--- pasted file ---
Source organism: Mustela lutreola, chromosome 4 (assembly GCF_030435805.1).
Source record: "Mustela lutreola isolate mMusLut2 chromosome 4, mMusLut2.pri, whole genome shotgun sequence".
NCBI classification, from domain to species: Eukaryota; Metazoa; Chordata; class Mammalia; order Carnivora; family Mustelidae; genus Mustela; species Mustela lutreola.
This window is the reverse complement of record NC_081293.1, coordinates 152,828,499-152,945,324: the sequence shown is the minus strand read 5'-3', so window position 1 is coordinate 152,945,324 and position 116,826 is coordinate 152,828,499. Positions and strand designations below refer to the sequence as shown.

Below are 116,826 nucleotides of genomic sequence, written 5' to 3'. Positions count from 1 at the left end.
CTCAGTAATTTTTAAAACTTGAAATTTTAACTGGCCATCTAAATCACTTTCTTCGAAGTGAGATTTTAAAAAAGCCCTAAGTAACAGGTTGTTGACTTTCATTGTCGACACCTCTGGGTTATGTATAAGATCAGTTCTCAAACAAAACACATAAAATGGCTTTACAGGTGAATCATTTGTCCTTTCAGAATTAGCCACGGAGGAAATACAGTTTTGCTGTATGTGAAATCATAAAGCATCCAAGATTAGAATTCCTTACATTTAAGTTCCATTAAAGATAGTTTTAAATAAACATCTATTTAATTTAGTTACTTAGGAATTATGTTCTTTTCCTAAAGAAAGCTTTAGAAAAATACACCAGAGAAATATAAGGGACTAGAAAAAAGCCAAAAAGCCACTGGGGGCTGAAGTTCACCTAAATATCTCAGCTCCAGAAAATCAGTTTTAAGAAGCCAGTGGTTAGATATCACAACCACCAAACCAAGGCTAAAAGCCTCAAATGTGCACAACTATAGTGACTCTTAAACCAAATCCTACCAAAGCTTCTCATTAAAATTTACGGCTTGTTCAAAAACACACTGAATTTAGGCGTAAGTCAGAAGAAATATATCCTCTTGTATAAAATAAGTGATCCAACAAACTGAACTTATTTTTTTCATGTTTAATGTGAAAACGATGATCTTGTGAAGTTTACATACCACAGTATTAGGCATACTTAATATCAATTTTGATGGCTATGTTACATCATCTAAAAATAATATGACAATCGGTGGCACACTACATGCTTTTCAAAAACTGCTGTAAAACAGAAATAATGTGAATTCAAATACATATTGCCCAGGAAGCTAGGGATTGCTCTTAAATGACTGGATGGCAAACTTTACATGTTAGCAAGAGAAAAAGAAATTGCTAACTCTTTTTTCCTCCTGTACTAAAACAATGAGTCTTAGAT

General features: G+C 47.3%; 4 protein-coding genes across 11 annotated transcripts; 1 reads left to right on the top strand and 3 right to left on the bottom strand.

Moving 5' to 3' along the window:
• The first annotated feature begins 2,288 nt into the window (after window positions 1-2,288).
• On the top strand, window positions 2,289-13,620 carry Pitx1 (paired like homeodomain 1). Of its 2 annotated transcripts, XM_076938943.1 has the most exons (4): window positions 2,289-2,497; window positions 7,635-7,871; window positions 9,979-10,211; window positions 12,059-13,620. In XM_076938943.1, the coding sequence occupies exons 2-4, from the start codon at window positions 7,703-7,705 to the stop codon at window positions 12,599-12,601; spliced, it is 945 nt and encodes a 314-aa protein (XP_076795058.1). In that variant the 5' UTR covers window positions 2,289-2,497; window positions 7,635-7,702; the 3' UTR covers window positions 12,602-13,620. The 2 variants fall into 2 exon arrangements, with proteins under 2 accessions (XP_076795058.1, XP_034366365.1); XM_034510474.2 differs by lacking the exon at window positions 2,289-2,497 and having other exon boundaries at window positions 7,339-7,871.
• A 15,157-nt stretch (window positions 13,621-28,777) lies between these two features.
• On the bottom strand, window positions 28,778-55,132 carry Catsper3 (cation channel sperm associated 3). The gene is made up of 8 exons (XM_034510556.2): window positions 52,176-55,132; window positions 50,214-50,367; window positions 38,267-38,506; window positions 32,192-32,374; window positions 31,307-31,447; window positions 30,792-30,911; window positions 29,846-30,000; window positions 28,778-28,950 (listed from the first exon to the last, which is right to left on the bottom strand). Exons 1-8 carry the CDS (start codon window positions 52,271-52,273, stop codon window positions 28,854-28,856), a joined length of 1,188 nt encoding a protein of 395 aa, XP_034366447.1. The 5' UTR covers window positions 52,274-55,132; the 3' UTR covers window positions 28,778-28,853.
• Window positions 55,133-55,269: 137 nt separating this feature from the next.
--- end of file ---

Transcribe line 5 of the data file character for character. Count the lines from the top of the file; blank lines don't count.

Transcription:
Below are 116,826 nucleotides of genomic sequence, written 5' to 3'. Positions count from 1 at the left end.